House Passes Economic Stimulus Package

The House passed a $146 billion economic recovery package. The package faces an uncertain future in the Senate, where lawmakers in both parties are trying to tack on billions for senior citizens and the unemployed.

J. Scott Applewhite

The House approved the plan to speed rebates of up to $600-$1,200 to most income earners while giving tax breaks to businesses.

"We're talking about the heart of America -- hardworking middle class people that are now being targeted because they can't afford to take care of their families," said Rep. Charles B. Rangel, D-N.Y.

In the Senate, Max Baucus, the Finance Committee chairman, set a Wednesday vote on a roughly $160 billion version he unveiled Monday, which would give $500-$1,000 rebates to a broader group, including older Americans living off Social Security as well as wealthier taxpayers, and would extend unemployment benefits.

"The more that this is kept slimmed down and it's clean and simple, the better. I do not want it loaded up with lots of other provisions," said Baucus, D-Mont. "Nobody wants to be held responsible for stopping this from going through."

Majority Leader Harry Reid, D-Nev., hopes to pass the measure by week's end, but Republicans cast doubt on that timetable.

"I hope the Senate won't get too bogged down in trying to make too many changes," Sen. Mitch McConnell, R-Ky., the minority leader, told Fox News. McConnell has urged the Senate to simply endorse the House agreement, which would send it to Bush right away.

A vote this week is "a nice idea," but it's unrealistic, said Don Stewart, McConnell's spokesman, since senators in both parties want a chance to add to the plan, pushing a final vote to next week at the earliest.

President Bush used his State of the Union message Monday night to pressure the Senate to resist the temptation to "load up the bill."

"That would delay it or derail it, and neither option is acceptable," the president said. "This is a good agreement that will keep our economy growing and our people working."

The House plan brought together Democrats and Republicans, both of whom surrendered cherished proposals to reach a deal. The White House and congressional leaders agree it is critical to enact an economic recovery package as soon as possible to help head off a recession and boost consumer confidence.

Senior House Democrats were among those warning the Senate not to tinker too heavily with the package their leaders negotiated. Rangel said Monday that Baucus was "walking on very thin ice" with his proposal to send rebates to wealthier taxpayers, which he said could jeopardize the entire package.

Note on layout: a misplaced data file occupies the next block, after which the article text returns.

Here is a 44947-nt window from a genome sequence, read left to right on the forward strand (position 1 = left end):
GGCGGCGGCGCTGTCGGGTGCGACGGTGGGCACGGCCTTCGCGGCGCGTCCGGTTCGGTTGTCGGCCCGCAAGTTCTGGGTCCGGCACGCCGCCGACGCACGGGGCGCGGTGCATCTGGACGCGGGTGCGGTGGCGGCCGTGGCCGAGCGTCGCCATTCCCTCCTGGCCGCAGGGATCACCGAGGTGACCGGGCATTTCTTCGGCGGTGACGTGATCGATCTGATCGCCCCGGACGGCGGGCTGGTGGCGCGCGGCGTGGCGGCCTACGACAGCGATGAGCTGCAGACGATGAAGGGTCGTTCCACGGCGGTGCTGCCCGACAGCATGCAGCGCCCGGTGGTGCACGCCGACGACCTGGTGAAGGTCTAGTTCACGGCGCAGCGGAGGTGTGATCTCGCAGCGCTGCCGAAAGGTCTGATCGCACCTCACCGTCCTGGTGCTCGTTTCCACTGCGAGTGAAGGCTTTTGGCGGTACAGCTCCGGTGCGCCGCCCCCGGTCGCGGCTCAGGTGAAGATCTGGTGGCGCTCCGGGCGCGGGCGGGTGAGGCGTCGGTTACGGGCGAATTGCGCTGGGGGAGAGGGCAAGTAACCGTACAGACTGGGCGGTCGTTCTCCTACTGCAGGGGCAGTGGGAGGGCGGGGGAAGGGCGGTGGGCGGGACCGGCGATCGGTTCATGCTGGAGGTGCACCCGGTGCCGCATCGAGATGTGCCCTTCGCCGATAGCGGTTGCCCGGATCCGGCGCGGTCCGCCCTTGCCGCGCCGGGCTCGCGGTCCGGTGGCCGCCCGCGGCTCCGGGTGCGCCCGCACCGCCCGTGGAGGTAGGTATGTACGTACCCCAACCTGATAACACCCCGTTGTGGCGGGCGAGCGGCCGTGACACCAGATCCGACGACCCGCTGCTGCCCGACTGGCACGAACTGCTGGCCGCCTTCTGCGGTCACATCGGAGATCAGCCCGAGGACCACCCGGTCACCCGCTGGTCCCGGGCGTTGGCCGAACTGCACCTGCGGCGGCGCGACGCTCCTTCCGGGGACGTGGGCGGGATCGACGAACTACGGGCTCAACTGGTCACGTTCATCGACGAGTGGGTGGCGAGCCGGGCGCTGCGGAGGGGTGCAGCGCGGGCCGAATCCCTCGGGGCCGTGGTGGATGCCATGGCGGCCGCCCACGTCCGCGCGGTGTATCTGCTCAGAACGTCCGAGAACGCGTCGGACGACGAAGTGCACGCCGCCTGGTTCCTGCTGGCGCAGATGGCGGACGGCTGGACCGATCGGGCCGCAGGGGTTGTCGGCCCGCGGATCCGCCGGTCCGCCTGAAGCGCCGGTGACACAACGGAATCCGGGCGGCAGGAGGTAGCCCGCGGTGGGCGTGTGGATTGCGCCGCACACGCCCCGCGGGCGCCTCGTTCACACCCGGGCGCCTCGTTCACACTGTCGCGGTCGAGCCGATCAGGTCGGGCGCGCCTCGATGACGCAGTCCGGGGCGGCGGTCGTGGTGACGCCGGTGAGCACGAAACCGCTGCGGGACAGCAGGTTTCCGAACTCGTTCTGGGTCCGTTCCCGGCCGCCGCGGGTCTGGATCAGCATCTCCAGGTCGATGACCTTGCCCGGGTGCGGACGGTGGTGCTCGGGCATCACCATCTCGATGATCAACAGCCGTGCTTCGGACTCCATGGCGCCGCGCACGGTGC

Senate Republicans were as eager as Democrats to revamp the plan. Several GOP senators backed the proposal to extend unemployment payments for 13 weeks for those whose benefits have run out, with 26 more weeks available in states with the highest jobless rates. Some also have sought more business tax breaks.

"Many of these additions have bipartisan support, and I hope that the president will recognize that the White House needs to negotiate with the Senate as well as the House," said Sen. Susan M. Collins, R-Maine, who backs both the rebates for seniors and the unemployment extension.

Sen. Olympia J. Snowe, R-Maine, a Finance Committee member, called the unemployment extension "critical" and said she supported ensuring that the rebates reached the elderly.

Under Senate plan, some 20 million senior citizens not covered by the House plan because they don't have income would receive rebates.

Baucus' plan would send rebates to all Americans with earned income of $3,000 or more, while the House plan gives only partial rebates to individuals with adjusted gross incomes of more than $75,000 and couples with incomes in excess of $150,000, and no rebate at all to the wealthiest taxpayers.

It also would restore a business tax break dropped during the House negotiations that would permit corporations suffering losses now to reclaim taxes previously paid.

Congressional analysts were still crunching numbers to determine the final cost of the Senate proposal. In the House, they put out new estimates tallying the cost of the House plan at about $146 billion -- lower than the initial $150 billion estimate -- and said it would send rebates to about 111 million taxpayers rather than the 117 million previously projected.